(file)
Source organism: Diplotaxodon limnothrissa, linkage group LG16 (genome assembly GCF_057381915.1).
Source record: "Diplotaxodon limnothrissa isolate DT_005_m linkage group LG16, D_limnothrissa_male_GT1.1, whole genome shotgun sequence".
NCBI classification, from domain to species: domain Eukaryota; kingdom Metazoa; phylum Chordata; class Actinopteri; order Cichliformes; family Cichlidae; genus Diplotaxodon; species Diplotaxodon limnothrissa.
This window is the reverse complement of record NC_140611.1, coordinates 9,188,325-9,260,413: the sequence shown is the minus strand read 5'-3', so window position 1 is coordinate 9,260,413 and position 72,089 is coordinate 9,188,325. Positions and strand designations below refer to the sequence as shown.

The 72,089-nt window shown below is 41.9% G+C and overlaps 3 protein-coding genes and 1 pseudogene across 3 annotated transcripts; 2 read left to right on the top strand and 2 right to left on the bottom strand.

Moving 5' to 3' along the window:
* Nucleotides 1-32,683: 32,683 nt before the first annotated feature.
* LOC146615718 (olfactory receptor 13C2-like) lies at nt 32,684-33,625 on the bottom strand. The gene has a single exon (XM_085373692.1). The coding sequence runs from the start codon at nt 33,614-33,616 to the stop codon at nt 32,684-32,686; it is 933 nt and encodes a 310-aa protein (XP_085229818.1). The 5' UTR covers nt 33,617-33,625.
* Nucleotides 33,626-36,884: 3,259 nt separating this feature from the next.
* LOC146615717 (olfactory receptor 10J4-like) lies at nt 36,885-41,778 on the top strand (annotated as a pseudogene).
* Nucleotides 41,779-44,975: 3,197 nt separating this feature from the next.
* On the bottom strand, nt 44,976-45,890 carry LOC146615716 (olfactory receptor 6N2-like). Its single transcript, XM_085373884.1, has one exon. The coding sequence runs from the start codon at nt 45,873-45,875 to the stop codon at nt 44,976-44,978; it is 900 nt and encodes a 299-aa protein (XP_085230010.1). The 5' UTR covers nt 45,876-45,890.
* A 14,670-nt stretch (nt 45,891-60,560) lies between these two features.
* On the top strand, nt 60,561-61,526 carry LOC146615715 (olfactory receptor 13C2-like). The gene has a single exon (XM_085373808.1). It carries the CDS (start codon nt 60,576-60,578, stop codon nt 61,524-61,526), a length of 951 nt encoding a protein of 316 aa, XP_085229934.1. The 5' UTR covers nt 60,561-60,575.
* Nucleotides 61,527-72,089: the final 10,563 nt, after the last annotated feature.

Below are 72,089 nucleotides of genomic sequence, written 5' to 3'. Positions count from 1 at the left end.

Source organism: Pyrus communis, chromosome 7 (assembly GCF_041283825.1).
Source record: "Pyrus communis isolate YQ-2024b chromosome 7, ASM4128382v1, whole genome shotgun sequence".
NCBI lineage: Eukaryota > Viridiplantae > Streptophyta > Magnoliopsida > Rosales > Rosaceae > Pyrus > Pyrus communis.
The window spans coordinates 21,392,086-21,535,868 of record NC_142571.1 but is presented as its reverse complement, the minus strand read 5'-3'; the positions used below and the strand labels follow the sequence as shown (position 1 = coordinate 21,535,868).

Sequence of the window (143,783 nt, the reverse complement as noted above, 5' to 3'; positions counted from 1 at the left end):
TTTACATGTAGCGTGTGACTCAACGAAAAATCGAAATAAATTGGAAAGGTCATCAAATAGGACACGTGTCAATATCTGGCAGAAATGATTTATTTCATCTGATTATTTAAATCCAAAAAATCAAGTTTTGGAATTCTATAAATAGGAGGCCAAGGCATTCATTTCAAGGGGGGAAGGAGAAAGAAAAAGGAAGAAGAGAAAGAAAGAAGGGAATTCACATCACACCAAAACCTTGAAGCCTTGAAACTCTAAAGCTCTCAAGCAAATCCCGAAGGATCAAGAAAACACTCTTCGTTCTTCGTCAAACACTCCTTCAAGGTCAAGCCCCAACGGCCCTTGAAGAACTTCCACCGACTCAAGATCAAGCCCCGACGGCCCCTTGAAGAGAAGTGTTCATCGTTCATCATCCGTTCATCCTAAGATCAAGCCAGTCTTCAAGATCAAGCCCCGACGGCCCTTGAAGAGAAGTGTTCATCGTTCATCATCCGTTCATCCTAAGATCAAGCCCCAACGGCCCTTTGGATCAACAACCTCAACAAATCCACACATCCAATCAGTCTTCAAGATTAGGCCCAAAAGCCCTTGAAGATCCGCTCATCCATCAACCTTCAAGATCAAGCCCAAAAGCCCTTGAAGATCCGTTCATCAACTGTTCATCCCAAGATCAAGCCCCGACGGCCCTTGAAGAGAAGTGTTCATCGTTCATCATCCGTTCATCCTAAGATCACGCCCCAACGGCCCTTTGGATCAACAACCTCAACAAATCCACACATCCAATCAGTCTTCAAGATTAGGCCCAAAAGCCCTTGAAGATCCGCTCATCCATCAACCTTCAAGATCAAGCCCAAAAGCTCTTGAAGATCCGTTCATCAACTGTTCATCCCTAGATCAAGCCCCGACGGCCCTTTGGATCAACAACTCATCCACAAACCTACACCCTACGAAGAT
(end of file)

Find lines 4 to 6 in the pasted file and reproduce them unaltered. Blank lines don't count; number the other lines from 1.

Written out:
This window is the reverse complement of record NC_140611.1, coordinates 9,188,325-9,260,413: the sequence shown is the minus strand read 5'-3', so window position 1 is coordinate 9,260,413 and position 72,089 is coordinate 9,188,325. Positions and strand designations below refer to the sequence as shown.

The 72,089-nt window shown below is 41.9% G+C and overlaps 3 protein-coding genes and 1 pseudogene across 3 annotated transcripts; 2 read left to right on the top strand and 2 right to left on the bottom strand.

Moving 5' to 3' along the window: